There may be situations wherein counter-parties to the underlying trading contracts may insist that importers or exporter provide guarantees of highly reliable third parties about the ability of the importers or exporters to complete the underlying contracts, and the event of failure of the importers or exporters to do so, pay compensation to the counter-parties. The third-party (a guarantor) acceptable to the counter-party, in almost all cases, is a reputable bank. In all the situations, exporters and importers request their banks to issue a variety of guarantees on their behalf to back-up their performance ability or, alternatively, to pay loss claims to counter-parties with whom the exporters and importers would be dealing.
Technically, issuing a guarantee on behalf of a customer amounts to substituting that customer’s credit (financial standing) with that of the guarantee-issuing bank. It implies taking the risk of paying claims under the guarantees in the event bank’ s customers fail to perform under contracts executed with guarantee beneficiaries. Thus, while issuing a guarantee, the bank assumes the risk of failure of its customer to perform, which implies that banks should have a clear idea about:
a) Customers’ ability to perform under various, each with different risk, depending on the task being undertaken,
b) Customer’s resources for performing on the contracts keeping in view customer’s other engagements or commitments,
c) The time within which the task is to be completed, and
d) External factors that could impede the completion of the task.
In foreign trade, guarantees need to be examined from several angles to understand what could be the possible compulsions for guarantee beneficiaries to demand them, and what possible risks they would like safeguarded.
Primarily, importers are concerned about exporters’ ability to comply with quality specifications that they want the goods to possess, this is a major risk because goods not lost. Secondly, importers making advance payments to exporters want to be sure that if exporters fail to ship goods by the last date of shipment specified in the LC or the sales contract, they will be refunded the advance payment along with mark-up/interest thereon for the period those funds remained with the exporters. This is the worry of those importers who import goods for selling in a season or for supply to their buyers, within a specific timeframe.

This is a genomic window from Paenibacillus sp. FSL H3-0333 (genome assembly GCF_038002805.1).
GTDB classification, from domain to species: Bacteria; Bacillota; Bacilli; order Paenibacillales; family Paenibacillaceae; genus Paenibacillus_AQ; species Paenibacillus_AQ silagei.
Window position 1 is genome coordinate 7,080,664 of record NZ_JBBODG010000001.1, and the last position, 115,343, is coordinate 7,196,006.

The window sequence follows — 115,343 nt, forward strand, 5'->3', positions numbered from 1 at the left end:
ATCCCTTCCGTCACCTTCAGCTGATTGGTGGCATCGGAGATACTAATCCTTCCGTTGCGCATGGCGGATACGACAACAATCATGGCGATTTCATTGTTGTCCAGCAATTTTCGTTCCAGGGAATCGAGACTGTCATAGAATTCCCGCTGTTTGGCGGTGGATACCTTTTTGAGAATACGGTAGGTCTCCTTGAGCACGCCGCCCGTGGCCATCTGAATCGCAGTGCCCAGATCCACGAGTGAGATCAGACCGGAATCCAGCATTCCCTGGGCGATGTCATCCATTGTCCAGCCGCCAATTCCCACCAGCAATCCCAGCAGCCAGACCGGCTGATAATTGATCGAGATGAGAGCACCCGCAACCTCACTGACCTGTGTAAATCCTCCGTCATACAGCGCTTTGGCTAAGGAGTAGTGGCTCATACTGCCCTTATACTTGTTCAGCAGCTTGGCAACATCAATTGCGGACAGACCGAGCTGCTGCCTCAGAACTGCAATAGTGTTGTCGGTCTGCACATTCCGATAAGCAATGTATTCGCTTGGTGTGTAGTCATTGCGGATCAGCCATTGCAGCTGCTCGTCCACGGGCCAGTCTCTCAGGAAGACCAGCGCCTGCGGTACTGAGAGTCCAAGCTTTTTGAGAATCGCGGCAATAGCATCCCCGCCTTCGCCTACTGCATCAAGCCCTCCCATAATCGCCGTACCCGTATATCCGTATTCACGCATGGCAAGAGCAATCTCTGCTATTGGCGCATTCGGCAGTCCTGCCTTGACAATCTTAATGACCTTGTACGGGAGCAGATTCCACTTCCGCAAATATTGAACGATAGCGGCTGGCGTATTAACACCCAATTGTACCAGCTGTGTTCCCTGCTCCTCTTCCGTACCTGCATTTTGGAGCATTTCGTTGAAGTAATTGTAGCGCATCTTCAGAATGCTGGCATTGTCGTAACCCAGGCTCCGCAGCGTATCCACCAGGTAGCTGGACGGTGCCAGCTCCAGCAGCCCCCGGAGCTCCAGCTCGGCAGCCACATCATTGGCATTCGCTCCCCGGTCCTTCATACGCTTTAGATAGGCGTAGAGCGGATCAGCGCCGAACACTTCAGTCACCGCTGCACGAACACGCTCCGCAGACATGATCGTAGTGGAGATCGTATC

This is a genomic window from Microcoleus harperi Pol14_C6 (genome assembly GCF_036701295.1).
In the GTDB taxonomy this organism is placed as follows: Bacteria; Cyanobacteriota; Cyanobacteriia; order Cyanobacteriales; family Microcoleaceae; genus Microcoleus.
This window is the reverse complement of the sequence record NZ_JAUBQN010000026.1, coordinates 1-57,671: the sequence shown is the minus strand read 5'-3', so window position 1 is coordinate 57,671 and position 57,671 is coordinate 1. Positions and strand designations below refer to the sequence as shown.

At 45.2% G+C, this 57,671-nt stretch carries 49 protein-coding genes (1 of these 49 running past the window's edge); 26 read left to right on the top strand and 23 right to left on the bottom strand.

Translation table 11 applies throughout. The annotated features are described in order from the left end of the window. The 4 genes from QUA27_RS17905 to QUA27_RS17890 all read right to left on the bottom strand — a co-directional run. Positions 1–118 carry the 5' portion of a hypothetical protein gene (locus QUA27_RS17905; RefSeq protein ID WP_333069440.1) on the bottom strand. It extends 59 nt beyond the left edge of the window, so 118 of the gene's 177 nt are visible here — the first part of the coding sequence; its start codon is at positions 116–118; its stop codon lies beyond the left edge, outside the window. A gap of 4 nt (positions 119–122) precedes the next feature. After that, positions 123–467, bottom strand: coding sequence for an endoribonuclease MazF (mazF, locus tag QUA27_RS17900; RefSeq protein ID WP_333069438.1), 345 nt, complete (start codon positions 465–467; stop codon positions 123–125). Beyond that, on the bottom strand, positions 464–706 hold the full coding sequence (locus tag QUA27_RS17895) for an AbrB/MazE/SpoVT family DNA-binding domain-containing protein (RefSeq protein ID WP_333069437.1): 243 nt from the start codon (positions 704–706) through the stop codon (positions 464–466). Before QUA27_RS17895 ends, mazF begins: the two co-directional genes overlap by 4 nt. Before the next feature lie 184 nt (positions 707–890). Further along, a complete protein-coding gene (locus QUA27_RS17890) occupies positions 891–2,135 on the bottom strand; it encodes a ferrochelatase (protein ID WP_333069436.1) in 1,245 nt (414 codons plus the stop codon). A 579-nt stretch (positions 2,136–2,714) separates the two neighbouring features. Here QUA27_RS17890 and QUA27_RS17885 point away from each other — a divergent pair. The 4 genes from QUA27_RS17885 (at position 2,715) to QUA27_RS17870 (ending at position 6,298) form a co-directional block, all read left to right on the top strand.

The other types of guarantees that importers often need have to do with port and customs authorities. For instance, good may arrive before the arrival of the relevant shipping documents in which case it would not be possible for the port authorities to establish their ownership. Port authorities allow clearance of such goods only after a bank guarantees that should another party later on claim ownership of the good in question, the bank will pay the value of the goods to the concerned shipping company for compensating the rightful owner of the goods.
Then there are instances wherein there is a dispute between the importer and the customs authorities over the applicable rate of import duty. In such situations too, port authorities allow the clearance of goods only after a bank guarantees that should the demand of the customs authorities be upheld by an arbitration council or court of law, the bank will pay the amount of the import duty demanded by the customs authorities. Aside from these, there can be special-purpose guarantees as well.
Exporters often ask importers to make advance payments for the goods they agree to export. These are situations wherein exporters have to undertake huge investment in the goods they have to manufacture and export. Thus, the advance payments demanded could be for the partial or full amount of the goods, depending on exporters’ strength as suppliers, or the buyers’ weaknesses as buyers. While exporters do get the advance payment they need, they have to provide bank guarantees to the importers to assure them that, either the exporter will supply them the contracted goods, or they will get a refund of their advance payment. Exporters, therefore, request their banks to issue these advance payment guarantees.
When exporters act as supply contractors, they have to provide all the guarantees that a project sponsor or tendering authority may require. Thus, they could request their banks to issue bid bonds, performance bonds, advance payment guarantees, and retention money bonds.